By CYNTHIA LITTLETON , Business Editor, Variety.com Sept. 16 2019
FCC commissioners voted 3-2 to approve the merger agreement that was reached in December. Nexstar’s pact to buy Tribune came a few months after Tribune’s deal with Sinclair Broadcast Group fell apart over regulatory concerns. The FCC’s greenlight hinged on Nexstar’s previously announced plan to divest 21 stations in markets where Tribune assets would put the company over regulatory ownership limits.
Nexstar, based in Irving, Texas, has set agreements with Tegna, Scripps and Circle City Broadcasting to sell off stations. Nexstar is to acquire a total of 42 stations from Tribune, although some of those will be sold off to comply with the FCC’s local and national ownership limits.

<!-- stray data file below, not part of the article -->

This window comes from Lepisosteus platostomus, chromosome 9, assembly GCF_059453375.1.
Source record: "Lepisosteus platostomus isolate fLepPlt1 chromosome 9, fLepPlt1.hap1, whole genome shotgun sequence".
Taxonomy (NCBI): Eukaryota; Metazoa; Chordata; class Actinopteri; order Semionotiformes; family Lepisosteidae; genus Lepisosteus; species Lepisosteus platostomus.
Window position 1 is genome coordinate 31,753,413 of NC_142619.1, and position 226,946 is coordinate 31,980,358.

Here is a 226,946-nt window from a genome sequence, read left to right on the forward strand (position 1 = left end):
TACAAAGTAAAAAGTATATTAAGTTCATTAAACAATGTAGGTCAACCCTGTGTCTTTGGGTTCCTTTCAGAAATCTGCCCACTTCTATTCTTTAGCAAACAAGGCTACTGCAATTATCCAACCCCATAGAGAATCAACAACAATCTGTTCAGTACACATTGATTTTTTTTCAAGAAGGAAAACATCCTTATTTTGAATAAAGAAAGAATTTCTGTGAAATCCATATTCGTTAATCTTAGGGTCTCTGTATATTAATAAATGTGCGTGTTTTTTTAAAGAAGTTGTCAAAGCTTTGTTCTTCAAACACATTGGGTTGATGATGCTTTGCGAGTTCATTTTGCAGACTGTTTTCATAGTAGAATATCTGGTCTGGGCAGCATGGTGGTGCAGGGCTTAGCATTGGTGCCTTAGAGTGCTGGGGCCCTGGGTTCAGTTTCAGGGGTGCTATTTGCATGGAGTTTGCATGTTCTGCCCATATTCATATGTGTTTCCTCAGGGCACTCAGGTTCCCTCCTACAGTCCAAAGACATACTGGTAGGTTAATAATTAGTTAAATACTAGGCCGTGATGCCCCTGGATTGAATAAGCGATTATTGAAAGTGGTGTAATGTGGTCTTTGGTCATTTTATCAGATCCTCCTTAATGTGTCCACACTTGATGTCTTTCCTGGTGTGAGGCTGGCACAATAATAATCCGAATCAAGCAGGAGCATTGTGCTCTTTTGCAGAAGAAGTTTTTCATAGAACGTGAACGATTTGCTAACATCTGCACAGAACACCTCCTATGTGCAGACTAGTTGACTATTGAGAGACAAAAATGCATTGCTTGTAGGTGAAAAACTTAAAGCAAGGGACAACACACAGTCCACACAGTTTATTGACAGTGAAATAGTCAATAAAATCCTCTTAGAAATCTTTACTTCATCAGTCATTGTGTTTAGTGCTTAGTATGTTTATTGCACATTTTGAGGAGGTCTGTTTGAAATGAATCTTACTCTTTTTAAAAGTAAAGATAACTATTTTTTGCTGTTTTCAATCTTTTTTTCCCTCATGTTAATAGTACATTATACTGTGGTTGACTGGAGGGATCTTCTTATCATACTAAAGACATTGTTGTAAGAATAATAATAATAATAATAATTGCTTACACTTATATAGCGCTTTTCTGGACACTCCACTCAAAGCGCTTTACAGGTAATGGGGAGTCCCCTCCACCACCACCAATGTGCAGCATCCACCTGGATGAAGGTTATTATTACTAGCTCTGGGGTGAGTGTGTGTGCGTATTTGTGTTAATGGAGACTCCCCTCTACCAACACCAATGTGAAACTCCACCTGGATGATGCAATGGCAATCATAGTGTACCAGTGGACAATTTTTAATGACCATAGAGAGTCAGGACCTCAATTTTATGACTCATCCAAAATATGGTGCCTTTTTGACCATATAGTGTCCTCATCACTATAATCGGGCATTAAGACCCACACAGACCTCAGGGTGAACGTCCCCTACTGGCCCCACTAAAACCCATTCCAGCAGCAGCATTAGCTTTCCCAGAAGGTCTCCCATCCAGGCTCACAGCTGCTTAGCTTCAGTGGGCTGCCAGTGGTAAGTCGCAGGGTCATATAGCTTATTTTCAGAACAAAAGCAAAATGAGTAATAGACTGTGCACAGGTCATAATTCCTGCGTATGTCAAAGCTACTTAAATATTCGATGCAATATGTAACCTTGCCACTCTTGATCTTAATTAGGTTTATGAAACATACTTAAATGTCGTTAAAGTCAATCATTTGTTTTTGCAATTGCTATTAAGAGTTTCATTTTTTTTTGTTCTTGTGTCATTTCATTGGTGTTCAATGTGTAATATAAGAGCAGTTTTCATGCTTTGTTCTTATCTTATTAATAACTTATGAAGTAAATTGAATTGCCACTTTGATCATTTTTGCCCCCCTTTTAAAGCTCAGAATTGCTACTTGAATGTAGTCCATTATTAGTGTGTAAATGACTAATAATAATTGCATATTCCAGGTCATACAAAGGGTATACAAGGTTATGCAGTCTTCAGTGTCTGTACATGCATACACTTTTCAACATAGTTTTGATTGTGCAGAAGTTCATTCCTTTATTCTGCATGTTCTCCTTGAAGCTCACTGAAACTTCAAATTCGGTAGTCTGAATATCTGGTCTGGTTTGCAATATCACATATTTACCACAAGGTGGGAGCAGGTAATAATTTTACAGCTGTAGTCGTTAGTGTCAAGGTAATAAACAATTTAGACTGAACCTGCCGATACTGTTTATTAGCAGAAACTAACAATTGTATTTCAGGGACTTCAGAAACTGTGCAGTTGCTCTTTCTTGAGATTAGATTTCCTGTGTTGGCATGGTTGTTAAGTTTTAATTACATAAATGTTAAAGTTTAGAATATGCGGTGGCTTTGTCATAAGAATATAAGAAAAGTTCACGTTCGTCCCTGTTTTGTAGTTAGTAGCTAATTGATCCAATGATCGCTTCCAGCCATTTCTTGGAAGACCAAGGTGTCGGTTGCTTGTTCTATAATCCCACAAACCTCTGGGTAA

Also on Monday, Nexstar announced that has struck new affiliation deals with Fox Corp. for the 39 Fox affiliates owned by Nexstar and Tribune. Nexstar and Fox are still expected to engage in some station swaps as part of that agreement. With the Tribune purchase, Nexstar will own Fox affiliates covering 39% of U.S. TV households, or about 17.5 million viewers. Fox is using its leverage with Nexstar — which can ill afford to lose the Fox affiliation for its stations — to acquire Nexstar stations in NFL markets such as Seattle, New Orleans and Milwaukee.
The Nexstar-Tribune deal stirred opposition from media watchdog groups and others concerned about the consolidation of media ownership. But it did not spark the heated opposition that helped torpedo the Sinclair-Tribune transaction, which was ultimately scuttled by the FCC after Sinclair took an aggressive stance toward divestitures.
READ THE REST OF THE STORY HERE AT THE VARIETY NEWS PAGE.